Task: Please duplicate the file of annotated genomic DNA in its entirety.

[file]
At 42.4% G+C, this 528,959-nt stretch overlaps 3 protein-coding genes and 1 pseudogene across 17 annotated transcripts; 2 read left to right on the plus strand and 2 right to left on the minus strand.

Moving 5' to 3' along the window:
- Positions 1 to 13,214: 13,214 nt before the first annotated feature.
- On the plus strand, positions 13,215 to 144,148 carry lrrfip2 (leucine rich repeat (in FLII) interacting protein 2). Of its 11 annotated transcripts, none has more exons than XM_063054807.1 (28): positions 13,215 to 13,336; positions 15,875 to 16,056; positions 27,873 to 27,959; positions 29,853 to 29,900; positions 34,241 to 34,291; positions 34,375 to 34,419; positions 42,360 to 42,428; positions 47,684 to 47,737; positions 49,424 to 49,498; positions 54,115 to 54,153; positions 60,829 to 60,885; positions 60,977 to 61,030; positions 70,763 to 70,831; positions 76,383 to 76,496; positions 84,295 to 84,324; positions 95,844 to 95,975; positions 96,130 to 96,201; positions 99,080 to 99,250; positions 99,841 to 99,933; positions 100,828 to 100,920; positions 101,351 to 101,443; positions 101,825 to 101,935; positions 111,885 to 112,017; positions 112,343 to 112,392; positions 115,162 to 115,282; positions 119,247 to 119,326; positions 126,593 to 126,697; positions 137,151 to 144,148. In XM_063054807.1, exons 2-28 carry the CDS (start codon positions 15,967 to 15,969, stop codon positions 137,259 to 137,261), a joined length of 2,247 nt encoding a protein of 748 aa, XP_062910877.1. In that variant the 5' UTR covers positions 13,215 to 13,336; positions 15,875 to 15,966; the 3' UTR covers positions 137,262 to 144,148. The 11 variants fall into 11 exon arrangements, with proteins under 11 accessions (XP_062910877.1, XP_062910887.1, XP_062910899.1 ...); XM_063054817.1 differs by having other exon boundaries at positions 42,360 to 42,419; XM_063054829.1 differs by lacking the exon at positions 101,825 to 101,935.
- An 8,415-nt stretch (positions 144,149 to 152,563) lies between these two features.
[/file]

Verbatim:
At 42.4% G+C, this 528,959-nt stretch overlaps 3 protein-coding genes and 1 pseudogene across 17 annotated transcripts; 2 read left to right on the plus strand and 2 right to left on the minus strand.

Moving 5' to 3' along the window:
- Positions 1 to 13,214: 13,214 nt before the first annotated feature.
- On the plus strand, positions 13,215 to 144,148 carry lrrfip2 (leucine rich repeat (in FLII) interacting protein 2). Of its 11 annotated transcripts, none has more exons than XM_063054807.1 (28): positions 13,215 to 13,336; positions 15,875 to 16,056; positions 27,873 to 27,959; positions 29,853 to 29,900; positions 34,241 to 34,291; positions 34,375 to 34,419; positions 42,360 to 42,428; positions 47,684 to 47,737; positions 49,424 to 49,498; positions 54,115 to 54,153; positions 60,829 to 60,885; positions 60,977 to 61,030; positions 70,763 to 70,831; positions 76,383 to 76,496; positions 84,295 to 84,324; positions 95,844 to 95,975; positions 96,130 to 96,201; positions 99,080 to 99,250; positions 99,841 to 99,933; positions 100,828 to 100,920; positions 101,351 to 101,443; positions 101,825 to 101,935; positions 111,885 to 112,017; positions 112,343 to 112,392; positions 115,162 to 115,282; positions 119,247 to 119,326; positions 126,593 to 126,697; positions 137,151 to 144,148. In XM_063054807.1, exons 2-28 carry the CDS (start codon positions 15,967 to 15,969, stop codon positions 137,259 to 137,261), a joined length of 2,247 nt encoding a protein of 748 aa, XP_062910877.1. In that variant the 5' UTR covers positions 13,215 to 13,336; positions 15,875 to 15,966; the 3' UTR covers positions 137,262 to 144,148. The 11 variants fall into 11 exon arrangements, with proteins under 11 accessions (XP_062910877.1, XP_062910887.1, XP_062910899.1 ...); XM_063054817.1 differs by having other exon boundaries at positions 42,360 to 42,419; XM_063054829.1 differs by lacking the exon at positions 101,825 to 101,935.
- An 8,415-nt stretch (positions 144,149 to 152,563) lies between these two features.